Freelancer Guide to Professional Liability Insurance

Note: I’m not a lawyer, nothing in this post is meant to be legal advice and is not to be taken as such. Please seek the advice of a legal professional for specific advice about your situation.

Getting sued is probably one of the top concerns freelancers have. After all, even with a contract/service agreement (which you absolutely should have for every project) a sufficiently motivated former client can still take you to court if they have enough time and money. Professional liability insurance is there to cover you if that happens. Find out more about this essential tool for your business.

"Sky of Flowers" - Patrícia Almeida

“Sky of Flowers” – Patrícia Almeida

Fighting a case in court can be expensive, even if you win and your court costs are covered, it may take years to work out a solution and in the meantime you’re spending the cash you could have been using to grow your business into defending yourself in a court of law.

There are two things that can help you. One, form a Limited Liability Corporation; two, purchase a professional liability insurance policy.

Forming an LLC in most states is fairly simple and relatively cheap. In Ohio the cost to file for an LLC is $129, the document to file is pretty standard and if you’re a single member LLC (no partners) a lawyer can quickly work up the paperwork for you fairly cheaply (1-2 hours of billable time). What the LLC gives you is a legal entity with it’s own assets. While it doesn’t fully protect your personal assets against torts or breach of contract claims, but it can limit your liability. Make sure you have a contract and that it’s in your business name, not solely your own.

An LLC isn’t a silver bullet, while it will limit your liability, it’s still a good idea to buy professional liability insurance (PLI) or errors & omissions (E&O) insurance. Basically personal liability insurance will help cover your court costs or any settlement fees. While unlikely, you can be sued for anything, whether you did anything wrong or not and liability insurance can help keep you from bearing the full cost of defending against a negligent claim and any damages awarded in the suit.

HISCOX has a great professional liability insurance plan that will probably run you $500-$1000 a year. If that sounds expensive to you then you really need to think hard about the costs of defending a lawsuit. Remember, contract or not, all it takes is a really motivated client to decide they need to sue you. How much is piece of mind worth?

You can also get general liability insurance which for software developers and designers can help protect your office equipment. Some policies also will help fund your income if you’re unable to work for a period of time. I’d say insuring your business equipment, especially laptops, expensive office chairs, photography equipment or other gear are a big part of your business is a good idea.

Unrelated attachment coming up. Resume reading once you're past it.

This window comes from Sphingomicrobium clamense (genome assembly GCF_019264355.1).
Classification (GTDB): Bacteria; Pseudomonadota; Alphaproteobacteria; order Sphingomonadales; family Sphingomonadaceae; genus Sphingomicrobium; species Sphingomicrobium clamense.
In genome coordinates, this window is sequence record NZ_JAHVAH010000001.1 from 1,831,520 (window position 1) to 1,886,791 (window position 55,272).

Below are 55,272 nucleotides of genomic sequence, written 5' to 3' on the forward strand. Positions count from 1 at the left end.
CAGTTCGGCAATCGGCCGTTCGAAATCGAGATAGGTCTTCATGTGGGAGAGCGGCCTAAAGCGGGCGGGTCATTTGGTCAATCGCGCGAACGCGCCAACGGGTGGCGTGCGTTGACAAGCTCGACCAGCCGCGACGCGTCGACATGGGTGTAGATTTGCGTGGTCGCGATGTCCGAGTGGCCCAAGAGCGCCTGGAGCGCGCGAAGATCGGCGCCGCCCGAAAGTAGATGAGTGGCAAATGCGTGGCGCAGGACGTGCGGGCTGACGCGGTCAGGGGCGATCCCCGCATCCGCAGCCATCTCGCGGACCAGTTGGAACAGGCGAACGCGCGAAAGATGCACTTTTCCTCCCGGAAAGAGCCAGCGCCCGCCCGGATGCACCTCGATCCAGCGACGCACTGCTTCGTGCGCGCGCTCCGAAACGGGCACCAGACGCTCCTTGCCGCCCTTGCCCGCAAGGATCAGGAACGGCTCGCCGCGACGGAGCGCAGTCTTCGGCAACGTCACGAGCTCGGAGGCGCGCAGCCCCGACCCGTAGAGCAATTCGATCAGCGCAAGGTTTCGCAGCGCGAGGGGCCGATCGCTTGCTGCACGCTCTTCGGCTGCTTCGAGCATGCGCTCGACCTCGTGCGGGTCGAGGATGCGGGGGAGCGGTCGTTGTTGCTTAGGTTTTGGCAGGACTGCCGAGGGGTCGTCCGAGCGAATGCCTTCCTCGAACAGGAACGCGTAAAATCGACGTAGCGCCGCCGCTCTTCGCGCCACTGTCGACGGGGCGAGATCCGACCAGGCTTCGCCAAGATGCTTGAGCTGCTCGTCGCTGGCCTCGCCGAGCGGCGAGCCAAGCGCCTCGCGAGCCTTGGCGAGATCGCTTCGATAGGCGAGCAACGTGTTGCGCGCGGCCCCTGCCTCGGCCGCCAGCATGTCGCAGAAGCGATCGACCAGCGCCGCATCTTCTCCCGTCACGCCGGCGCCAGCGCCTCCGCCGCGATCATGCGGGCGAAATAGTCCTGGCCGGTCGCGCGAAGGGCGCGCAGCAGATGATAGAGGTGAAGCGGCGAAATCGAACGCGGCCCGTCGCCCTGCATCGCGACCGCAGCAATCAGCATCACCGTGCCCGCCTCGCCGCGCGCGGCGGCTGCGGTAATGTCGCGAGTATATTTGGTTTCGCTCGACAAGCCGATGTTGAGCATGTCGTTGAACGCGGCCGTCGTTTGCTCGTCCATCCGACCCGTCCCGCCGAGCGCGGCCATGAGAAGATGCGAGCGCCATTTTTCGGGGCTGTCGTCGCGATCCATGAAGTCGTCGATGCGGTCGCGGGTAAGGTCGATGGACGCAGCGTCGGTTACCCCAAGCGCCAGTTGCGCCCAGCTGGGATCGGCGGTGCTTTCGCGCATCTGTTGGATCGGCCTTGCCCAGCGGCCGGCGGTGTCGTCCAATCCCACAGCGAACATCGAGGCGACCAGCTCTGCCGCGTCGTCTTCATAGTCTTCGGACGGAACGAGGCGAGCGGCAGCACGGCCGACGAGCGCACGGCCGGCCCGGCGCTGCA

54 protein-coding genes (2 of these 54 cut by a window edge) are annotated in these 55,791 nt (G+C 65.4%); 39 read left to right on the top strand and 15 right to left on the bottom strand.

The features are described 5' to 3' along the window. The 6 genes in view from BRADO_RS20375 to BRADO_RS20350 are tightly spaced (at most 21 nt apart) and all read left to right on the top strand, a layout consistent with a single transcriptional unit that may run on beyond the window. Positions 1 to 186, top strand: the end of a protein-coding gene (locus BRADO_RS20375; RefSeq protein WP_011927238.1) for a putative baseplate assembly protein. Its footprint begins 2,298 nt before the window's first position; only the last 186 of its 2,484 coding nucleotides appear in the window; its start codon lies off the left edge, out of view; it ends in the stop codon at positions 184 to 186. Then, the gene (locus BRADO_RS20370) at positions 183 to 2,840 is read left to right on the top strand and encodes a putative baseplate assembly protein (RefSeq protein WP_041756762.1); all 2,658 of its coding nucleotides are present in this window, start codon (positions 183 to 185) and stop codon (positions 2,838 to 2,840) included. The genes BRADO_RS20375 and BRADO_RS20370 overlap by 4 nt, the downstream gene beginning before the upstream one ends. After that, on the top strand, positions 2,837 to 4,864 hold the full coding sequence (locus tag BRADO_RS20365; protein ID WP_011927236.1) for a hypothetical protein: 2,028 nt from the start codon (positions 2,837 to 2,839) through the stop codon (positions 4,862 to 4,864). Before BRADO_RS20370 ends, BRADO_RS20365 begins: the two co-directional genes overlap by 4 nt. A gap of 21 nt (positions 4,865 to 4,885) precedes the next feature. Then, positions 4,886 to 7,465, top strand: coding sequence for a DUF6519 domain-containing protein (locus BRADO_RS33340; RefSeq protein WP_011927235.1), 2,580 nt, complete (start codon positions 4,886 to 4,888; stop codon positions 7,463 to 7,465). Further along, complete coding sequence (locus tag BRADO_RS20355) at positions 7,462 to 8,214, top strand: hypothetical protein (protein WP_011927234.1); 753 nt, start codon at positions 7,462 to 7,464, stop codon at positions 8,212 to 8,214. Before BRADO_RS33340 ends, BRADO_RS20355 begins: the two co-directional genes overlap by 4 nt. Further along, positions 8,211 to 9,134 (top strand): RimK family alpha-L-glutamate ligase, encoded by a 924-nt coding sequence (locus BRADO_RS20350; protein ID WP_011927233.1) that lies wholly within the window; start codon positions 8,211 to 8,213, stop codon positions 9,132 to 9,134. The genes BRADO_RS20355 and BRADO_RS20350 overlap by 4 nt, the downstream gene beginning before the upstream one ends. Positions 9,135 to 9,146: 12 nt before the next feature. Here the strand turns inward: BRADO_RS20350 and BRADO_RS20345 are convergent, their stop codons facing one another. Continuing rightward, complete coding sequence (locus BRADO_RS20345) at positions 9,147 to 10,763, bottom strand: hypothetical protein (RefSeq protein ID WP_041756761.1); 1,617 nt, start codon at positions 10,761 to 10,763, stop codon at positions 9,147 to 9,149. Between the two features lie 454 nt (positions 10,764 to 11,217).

It’s up to you to decide how much you want to cover, but I’d say Errors & Omissions is a must for consultants and designers. This will cover you from claims against clients who feel they didn’t get their money’s worth, say their page views didn’t go up or the new site you built them isn’t brining in the sales and they’re blaming you for the “loss.”

So you might be asking yourself “Isn’t this what my contract is for? Isn’t the contract enough protection?” Well the contract is merely an agreement between you and the client and you absolutely should have one. But remember, you can be sued for anything. The contract will help you if things get legal, but you’ll need money to pay for legal fees to defend yourself and that’s where liability insurance will help.

“Well I didn’t do anything wrong and my clients are happy with my work, so won’t I be okay?”

Again, you can be sued for any reason. All it takes is a client that’s sufficiently motivated to sue you for damages. Think of it like car insurance, it doesn’t matter how good of a driver you are, you can get into an accident anytime you’re behind the wheel.

“Won’t this scare off potential clients?”

Some clients such as large businesses or public institutions require you to carry liability insurance before you work for them. You’ll have to issue proof of insurance before you are allowed to start work. Unless a client specifically asks if you have liability insurance though, I would just not tell them.

“What’s the likelihood I’ll get sued?”

Honestly, probably very small, but it does happen. The fees you have to pay for a lawyer and the time and anxiety you’ll face in dealing with the suit could really harm your business. Carrying insurance can help smooth over a lot of that anxiety.

If you work as a freelancer you owe it to yourself to have a few things settled before you take clients. They are: a standard service agreement, an accountant, a formed LLC, and some kind of E&O insurance. Once you have E&O insurance combined with a solid service agreement, it can give you the confidence to carry on with your business without worrying to much about a bad legal situation.